7. 37

    AQ: if the shoe were on the other foot, and you were the one being tired and overworked, would you want your boyfriend to kick you to the curb?

  8. 38

    I’m the ex-wife.
    You are dating a responsible man, but you don’t sound too responsible yourself, and if my ex were dating you, I’d be concerned. Because you sound selfish, and a selfish stepmom who wants to come first is not what my kid needs.
    He hasn’t introduced you at 4 months? Good. He shouldn’t, it’s too soon. He doesn’t want to introduce you before he has a pretty good idea that this is going to stick for years and years. Why? Because he’s a responsible father, and he’s not going to expose his son to chronic heartbreak. The son’s already been through a divorce. He doesn’t need to get attached to serial girlfriends who disappear and break his heart again. That destroys a child’s sense of trust.
    Get this, Sally: When you date a single parent, the relationship’s not about you. That person’s priority is — as it should be — raising and supporting a child. You already had your turn: someone else already made your childhood their priority. When you date a parent, your job is to be a grownup, every single day. If you can’t handle that, don’t date parents.
    Instead of pouting, look ahead down the road a little. You know who’s on the other side of that kid? Someone like me. Someone with legal rights in how that child’s treated. If you go ahead and marry this man, not only will you come behind the child and his job, you’ll sometimes come behind me. Part of your household income will go to me. Your schedule will be in part determined by mine. You’ll have to watch your step a bit around my kid, because if untoward things are going on and I find out, I’ll raise holy hell. You’ll have, incidentally, no legal rights in the situation. Read up about stepparenting before you go on another date with this fellow, because if you keep on, that’s what you’re headed for. It’s one of the most trying positions a person can be in, and there are no holidays from it.
    Just yesterday I was on the phone with a good friend, a stepmom, who has no idea who’s going to be living in her house or when or for how long. Her husband’s ex has a drinking problem, and after some incidents they don’t know who’s going to have the kids or when; what school the kids will go to; etc.  And meanwhile the kids area starting to have problems, so now her house will likely be home to two troubled kids who take things out on her and her son sometimes — and she is very, very limited in what she can do in response.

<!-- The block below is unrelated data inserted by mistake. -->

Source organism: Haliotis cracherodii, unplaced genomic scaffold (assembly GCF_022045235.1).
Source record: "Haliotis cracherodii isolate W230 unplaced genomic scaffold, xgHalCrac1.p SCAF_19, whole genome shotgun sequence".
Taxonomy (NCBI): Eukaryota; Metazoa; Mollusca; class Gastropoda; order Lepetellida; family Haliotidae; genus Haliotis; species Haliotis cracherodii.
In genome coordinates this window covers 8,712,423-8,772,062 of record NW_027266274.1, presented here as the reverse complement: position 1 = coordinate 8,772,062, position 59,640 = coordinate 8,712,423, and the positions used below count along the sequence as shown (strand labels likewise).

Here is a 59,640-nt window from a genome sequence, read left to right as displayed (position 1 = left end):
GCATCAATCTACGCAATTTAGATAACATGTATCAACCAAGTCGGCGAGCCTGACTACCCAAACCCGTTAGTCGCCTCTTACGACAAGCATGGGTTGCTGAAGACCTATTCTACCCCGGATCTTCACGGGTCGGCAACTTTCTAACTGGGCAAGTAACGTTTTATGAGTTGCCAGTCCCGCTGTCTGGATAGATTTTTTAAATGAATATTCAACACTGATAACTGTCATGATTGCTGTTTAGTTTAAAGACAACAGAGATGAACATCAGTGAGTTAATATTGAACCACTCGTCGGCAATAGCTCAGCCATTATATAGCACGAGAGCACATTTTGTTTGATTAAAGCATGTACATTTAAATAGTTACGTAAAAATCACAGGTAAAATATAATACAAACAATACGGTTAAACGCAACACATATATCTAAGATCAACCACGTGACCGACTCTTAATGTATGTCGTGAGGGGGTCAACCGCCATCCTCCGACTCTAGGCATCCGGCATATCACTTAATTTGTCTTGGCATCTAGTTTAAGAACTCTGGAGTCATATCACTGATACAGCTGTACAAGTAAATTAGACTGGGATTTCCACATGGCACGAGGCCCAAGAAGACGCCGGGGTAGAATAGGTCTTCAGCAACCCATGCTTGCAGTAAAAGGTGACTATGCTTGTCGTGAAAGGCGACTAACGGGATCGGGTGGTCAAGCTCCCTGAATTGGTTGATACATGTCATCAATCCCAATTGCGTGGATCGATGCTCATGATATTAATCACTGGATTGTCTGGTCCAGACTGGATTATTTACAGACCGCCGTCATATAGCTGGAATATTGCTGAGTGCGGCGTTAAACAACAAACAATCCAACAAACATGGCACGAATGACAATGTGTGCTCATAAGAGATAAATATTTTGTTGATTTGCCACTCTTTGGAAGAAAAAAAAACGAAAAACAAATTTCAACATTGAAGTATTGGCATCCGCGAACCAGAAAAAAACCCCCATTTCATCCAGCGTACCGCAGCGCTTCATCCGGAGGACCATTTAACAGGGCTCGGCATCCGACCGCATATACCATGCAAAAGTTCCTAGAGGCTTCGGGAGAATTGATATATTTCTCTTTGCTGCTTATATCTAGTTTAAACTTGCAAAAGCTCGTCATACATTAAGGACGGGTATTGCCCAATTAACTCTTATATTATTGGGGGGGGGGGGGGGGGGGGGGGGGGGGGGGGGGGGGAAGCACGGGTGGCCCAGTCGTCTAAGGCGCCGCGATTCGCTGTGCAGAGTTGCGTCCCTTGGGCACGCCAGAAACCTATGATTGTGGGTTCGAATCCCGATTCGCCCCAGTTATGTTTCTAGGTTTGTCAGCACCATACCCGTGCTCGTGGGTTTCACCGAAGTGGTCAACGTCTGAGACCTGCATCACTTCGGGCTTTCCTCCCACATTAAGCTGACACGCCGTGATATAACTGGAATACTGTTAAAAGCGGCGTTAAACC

Think hard. This is not a free man that you’re dating. This is a father. You’re a bright spot in his life. But baby, if you stay with him, prepare to work hard, and prepare to come last over and over again. And if you try to push ahead in line — taking his attention away from the child, trying to pull back support/medical money, wanting to move away — expect significant pushback from the likes of me.

    1. 38.1

      That’s overly harsh. She’s not selfish for expressing anxiety – she’s in a situation where the goalposts have moved and she is trying to interpret what’s going on. I’m a single mother dating a single dad and in a similar situation experiencing similar pain but probably with more insight as I’m a parent myself. It’s not wrong to want the relationship to be a priority – alongside kids and jobs, not after them. Equal priority doesn’t necessarily mean equal time. we all know nothing should take away a parent’s love and duty towards their child… and at the same time, no one wants to be ranked  last.

      “When you date a single parent, the relationship’s not about you.” Well then who is it about? You can only be in a single parent’s life if you’re a total doormat? I do feel in my case that i only want to date single dads rather than child’s ones, because the former are more likely than the latter to understand the juggle and this has proven correct. But your view of what Sally’s relationship should look like seems singularly lacking in generosity, compassion, tolerance, warmth and love. I’m so glad i’m not dating your ex husband. 

    2. 38.2

      You mean YOUR THE BITTER ex that can’t get a life of her own and keeps up on her ex’s schedule and life. If you lived a happy life you wouldn’t even say such things to another woman. Even though “ you feel” you control your ex’s life guess what honey your STILL the bitter EX he isn’t with. No matter how much you try to be involved he still sees you as NAG and not even a slight priority and only deals with you because of children. Knowing those facts can’t make you feel good .. so you lash out ( holy hell) and well I’m sure based on your comment you live in misery.  I’m also an exwife however unlike you I don’t come across like you EVER.  I don’t even have those negative thoughts. Your “advice” isn’t coming from a good place its coming from a scored woman who uses her children as a pawn and isn’t technically over her ex.

  9. 39

    She is not his girlfriend. He only says that because he is c+ck-blocking her. He doesn’t want a relationship with her, but doesn’t want her to date anyone else. He’s a really selfish dud. Move on.